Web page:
In this course students will be introduced to physiological model-based simulation using on-screen computer simulation and mannequins. The key objectives of this class are to improve student’s anesthesia-related basic science knowledge, manual skills in anesthesia machine checkout, drug and equipment set up, safety inspections and understanding of how anesthesia is performed for uncomplicated surgical cases.
ANES 403: Cardiac Electrophysiology (2)
This course focuses on basic and advanced ECG interpretation using simulators to understand an overview of heart anatomy, function, and electrophysiology. Students will also gain experience with diagnosis and practical applications of electrocardiography and echocardiography as monitoring techniques in the operating room.
Prerequisites: Consent of the department.
ANES 456/458: Applied Physiology for Anesthesiologist Assistants (3/3)
This course emphasizes pathophysiology in a systems approach – cardiovascular, pulmonary, renal, neuro, metabolic, and endocrine. This course focuses on those systems which affect evaluation and planning for anesthesia and those systems affected by the administration of anesthesia. Students will study basic and applied human systems physiology with an emphasis on topics and areas of special concern to the anesthetist. This class introduces advanced concepts relevant to anesthesia including hemodynamics, Starling forces, pulmonary responses, renal hemodynamics, temperature regulation, blood gases/pH, and maternal and fetal physiology. The purpose of the course is to introduce various pathologic conditions inherent to the patient population and how to provide information on those disease processes to alter anesthetic techniques.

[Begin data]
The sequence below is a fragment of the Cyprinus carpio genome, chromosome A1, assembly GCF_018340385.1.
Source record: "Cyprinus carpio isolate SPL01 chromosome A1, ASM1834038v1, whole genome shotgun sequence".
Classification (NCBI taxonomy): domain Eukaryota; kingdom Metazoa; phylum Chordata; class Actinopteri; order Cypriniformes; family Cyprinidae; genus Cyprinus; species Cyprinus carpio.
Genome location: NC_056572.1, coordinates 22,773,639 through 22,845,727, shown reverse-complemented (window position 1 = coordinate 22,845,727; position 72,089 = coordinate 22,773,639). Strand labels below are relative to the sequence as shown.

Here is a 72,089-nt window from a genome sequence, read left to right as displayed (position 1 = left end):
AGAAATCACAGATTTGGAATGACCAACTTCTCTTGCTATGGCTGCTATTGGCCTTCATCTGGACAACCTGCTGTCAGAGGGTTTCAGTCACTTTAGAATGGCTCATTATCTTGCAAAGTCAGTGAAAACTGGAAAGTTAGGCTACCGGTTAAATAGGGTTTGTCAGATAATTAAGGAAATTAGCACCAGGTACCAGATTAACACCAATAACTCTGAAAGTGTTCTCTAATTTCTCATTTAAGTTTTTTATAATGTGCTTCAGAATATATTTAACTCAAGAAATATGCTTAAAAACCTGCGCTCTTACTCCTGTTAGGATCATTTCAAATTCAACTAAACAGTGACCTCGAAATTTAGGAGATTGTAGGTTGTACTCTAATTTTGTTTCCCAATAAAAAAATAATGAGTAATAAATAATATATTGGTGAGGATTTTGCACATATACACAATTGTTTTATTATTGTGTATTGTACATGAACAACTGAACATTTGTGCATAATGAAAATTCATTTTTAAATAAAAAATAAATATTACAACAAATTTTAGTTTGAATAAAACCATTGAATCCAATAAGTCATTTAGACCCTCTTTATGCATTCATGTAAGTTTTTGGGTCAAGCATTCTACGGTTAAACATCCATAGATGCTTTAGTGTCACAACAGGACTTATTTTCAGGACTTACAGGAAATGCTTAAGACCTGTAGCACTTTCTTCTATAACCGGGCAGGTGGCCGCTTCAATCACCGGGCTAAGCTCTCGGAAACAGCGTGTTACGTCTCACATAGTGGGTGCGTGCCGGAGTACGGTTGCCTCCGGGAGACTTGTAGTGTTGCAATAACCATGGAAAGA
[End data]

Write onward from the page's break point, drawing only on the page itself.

Prerequisites: Consent of the department; successful completion of ANES 456 required for ANES 458.
ANES 462/464/468/470: Anesthesia Clinical Correlation (1/1/1/1)
This course is comprised of a series of conferences presented by students that apply to anesthetic theory as it relates to the clinical experience. Specific anesthetic situations are emphasized. This course provides a working knowledge of evidence based medicine. Cases will be used as the backbone of this course to assist the student in analyzing data to justify the treatments used in clinical practice. Students will also learn how to critically appraise the literature, evaluate diagnostic test performance, design clinical pathways and standards of care, and implement evidenced based medicine findings in their own clinical or administrative setting.
Prerequisites: ANES 460; successful completion of ANES 462 required for ANES 464.
ANES 475/476: Pharmacology for Anesthesiologist Assistants (3/3)
This course introduces students to the basic principles of pharmacology and focuses on those drugs most often used in the practice of anesthesia, including inhaled anesthetics, opioids, barbiturates, benzodiazepines, anticholinesterases and anticholinergics, neuromuscular blockers, and adrenergic agonists and antagonists. The course provides an overview of drug actions, interactions, metabolism, methods of administration, dosages, side effects, precautions, and contraindications. This course focuses on the pharmacokinetics and pharmacodynamics of major drug classifications and their interactions with anesthetic agents. Students will gain insight into the basic principles of drug action; absorption, distribution, metabolism, and excretion of drugs; mechanisms of drug action; toxicity. Students will also learn the basis for the use of medicines in pharmacologic therapy of specific diseases. ANES 475/476 emphasizes drugs utilized as adjunct therapies related to the practice of anesthesia, including non-steroidal anti-inflammatory drugs, antiarrhythmics, calcium channel blockers, diuretics, anticoagulants, antihistamines, and antimicrobials.
Prerequisites: Consent of the department; successful completion of ANES 475 required for ANES 476.
ANES 480/481/580/581: FUNDAMENTALS OF ANESTHETIC SCIENCE (1/1/1/1)